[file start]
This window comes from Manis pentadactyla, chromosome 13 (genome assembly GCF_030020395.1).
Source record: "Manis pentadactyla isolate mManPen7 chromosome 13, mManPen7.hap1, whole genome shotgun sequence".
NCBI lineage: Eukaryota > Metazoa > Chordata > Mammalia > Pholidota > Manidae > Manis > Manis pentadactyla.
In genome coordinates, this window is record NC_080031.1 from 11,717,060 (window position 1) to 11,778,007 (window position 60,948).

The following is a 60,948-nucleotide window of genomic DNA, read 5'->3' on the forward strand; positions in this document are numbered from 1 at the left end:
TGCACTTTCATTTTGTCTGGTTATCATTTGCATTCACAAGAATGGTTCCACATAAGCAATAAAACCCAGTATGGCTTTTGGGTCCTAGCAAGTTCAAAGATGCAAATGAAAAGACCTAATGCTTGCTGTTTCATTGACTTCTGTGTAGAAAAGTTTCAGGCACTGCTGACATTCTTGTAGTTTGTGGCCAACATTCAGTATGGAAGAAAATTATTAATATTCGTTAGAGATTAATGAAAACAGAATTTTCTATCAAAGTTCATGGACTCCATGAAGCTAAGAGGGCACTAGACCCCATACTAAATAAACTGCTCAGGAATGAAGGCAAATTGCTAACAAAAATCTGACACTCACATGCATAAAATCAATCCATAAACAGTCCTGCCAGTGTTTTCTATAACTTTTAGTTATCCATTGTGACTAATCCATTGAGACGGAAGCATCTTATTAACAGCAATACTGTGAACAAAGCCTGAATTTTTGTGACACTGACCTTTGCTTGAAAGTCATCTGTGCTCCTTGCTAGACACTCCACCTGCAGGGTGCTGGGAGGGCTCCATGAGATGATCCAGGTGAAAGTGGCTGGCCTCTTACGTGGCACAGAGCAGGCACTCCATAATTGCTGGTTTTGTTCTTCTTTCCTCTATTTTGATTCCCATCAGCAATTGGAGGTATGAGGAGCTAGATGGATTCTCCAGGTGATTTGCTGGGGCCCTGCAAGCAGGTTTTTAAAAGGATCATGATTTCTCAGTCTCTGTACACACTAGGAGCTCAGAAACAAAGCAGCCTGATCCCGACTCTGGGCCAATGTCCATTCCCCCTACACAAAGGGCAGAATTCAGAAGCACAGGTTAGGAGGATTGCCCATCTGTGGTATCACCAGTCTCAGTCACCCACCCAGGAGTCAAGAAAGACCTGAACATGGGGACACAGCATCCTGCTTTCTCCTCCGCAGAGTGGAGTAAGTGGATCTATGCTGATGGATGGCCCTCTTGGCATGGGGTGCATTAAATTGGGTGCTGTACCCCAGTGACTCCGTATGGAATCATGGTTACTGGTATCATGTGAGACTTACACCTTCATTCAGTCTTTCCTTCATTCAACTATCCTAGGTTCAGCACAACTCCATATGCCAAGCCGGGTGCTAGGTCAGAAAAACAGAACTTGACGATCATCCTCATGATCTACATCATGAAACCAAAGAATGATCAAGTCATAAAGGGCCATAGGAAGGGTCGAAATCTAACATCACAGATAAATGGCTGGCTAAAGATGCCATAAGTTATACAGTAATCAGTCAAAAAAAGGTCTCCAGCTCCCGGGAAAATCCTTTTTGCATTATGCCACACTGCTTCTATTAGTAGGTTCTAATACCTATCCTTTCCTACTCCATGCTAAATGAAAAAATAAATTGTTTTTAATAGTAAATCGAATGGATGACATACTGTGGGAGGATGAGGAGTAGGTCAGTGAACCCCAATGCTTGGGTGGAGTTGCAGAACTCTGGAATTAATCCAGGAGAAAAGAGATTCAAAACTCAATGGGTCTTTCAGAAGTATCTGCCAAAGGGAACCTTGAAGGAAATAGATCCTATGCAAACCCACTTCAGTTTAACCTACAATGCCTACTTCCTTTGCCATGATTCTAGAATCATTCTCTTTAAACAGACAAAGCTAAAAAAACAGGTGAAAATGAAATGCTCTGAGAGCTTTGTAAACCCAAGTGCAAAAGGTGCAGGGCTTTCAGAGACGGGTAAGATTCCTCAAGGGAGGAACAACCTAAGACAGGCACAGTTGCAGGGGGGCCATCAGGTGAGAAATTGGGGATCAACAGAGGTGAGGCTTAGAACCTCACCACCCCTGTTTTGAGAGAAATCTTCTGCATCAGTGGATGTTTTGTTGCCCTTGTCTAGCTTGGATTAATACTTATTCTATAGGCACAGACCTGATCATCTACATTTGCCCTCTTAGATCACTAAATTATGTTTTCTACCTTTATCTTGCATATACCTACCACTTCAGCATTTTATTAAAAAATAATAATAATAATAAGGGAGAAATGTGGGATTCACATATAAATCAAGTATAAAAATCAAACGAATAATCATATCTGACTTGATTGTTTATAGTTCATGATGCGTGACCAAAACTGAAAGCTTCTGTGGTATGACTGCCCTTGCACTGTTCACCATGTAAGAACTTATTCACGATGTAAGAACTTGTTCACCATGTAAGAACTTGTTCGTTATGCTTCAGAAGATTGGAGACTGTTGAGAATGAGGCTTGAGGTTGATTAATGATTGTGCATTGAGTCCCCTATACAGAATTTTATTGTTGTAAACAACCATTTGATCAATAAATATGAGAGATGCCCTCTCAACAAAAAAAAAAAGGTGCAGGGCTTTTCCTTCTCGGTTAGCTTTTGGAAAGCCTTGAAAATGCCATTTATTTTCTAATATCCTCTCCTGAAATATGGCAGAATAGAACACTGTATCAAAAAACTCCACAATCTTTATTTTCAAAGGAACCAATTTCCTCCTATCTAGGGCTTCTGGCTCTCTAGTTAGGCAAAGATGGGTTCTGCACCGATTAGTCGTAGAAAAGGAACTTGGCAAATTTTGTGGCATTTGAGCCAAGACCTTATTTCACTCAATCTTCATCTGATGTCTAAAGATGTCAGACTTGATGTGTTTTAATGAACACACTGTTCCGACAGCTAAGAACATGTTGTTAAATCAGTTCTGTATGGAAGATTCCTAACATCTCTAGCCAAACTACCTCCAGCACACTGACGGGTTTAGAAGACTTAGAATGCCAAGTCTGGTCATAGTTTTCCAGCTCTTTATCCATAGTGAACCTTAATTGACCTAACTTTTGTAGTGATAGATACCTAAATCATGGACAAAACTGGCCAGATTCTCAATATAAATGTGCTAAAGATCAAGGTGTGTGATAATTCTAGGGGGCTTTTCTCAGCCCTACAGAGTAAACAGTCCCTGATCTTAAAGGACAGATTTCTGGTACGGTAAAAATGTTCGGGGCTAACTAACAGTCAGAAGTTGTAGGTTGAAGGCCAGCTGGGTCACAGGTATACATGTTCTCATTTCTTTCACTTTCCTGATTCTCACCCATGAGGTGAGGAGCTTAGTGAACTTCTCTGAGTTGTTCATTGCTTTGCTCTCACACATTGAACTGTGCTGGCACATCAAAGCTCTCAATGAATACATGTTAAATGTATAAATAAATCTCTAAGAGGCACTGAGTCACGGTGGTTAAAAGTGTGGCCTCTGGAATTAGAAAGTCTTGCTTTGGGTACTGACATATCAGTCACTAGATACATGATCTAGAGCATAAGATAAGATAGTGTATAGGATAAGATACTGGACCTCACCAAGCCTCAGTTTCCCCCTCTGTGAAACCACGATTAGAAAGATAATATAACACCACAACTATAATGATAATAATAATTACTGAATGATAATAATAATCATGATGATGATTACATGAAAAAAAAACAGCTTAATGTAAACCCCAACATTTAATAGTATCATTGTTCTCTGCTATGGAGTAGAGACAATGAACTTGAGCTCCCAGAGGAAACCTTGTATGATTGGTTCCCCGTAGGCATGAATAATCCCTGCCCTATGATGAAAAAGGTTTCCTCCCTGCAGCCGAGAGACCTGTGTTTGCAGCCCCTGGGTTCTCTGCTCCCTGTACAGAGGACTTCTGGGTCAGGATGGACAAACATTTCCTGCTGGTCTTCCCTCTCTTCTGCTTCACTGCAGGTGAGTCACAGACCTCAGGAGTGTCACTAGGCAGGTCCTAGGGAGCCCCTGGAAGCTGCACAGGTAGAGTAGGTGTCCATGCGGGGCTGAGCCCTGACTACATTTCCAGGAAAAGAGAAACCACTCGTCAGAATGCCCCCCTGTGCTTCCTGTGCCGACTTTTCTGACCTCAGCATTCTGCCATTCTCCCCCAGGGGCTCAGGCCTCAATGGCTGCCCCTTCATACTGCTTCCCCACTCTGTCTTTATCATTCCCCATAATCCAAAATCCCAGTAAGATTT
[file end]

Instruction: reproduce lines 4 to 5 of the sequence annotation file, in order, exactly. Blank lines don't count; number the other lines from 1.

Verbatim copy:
In genome coordinates, this window is record NC_080031.1 from 11,717,060 (window position 1) to 11,778,007 (window position 60,948).

The following is a 60,948-nucleotide window of genomic DNA, read 5'->3' on the forward strand; positions in this document are numbered from 1 at the left end: